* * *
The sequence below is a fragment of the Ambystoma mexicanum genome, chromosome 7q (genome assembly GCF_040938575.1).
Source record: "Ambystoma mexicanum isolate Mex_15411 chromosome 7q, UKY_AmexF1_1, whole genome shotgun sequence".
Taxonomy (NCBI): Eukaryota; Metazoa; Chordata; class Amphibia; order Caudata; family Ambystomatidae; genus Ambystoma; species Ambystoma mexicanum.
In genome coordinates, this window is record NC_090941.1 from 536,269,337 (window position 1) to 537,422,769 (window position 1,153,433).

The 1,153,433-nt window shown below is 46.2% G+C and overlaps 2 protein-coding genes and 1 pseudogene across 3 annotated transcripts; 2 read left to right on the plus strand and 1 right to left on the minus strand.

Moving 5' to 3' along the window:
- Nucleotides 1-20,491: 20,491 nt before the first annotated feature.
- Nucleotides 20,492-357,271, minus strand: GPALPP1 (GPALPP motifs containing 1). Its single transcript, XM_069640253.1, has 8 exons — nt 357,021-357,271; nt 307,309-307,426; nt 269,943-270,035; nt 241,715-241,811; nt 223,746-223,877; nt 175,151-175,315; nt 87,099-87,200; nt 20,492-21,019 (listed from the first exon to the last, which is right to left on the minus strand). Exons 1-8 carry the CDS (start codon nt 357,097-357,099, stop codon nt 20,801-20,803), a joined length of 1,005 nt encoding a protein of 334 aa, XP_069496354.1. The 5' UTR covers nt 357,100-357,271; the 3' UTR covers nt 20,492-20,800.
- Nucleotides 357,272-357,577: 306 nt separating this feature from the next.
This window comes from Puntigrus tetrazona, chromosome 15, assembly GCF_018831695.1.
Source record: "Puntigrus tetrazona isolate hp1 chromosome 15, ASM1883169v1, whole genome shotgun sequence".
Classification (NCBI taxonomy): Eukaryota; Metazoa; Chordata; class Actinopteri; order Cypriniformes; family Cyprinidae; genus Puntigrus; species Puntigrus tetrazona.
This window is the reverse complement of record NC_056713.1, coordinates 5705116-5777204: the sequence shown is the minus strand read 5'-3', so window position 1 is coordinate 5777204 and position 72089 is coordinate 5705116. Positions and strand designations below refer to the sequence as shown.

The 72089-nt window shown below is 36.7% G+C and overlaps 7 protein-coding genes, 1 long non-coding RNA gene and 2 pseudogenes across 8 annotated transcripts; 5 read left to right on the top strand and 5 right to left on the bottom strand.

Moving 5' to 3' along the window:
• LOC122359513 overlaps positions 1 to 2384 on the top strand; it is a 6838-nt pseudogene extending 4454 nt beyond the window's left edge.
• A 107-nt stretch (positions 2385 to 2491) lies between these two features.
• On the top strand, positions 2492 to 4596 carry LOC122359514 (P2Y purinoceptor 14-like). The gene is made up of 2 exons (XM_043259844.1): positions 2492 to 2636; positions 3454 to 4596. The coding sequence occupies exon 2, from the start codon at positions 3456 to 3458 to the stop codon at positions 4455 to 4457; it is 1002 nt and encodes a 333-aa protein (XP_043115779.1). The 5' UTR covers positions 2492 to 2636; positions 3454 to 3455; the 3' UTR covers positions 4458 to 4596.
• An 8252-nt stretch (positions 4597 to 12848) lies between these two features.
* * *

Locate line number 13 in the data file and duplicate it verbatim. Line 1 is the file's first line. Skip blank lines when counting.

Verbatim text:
This window is the reverse complement of record NC_056713.1, coordinates 5705116-5777204: the sequence shown is the minus strand read 5'-3', so window position 1 is coordinate 5777204 and position 72089 is coordinate 5705116. Positions and strand designations below refer to the sequence as shown.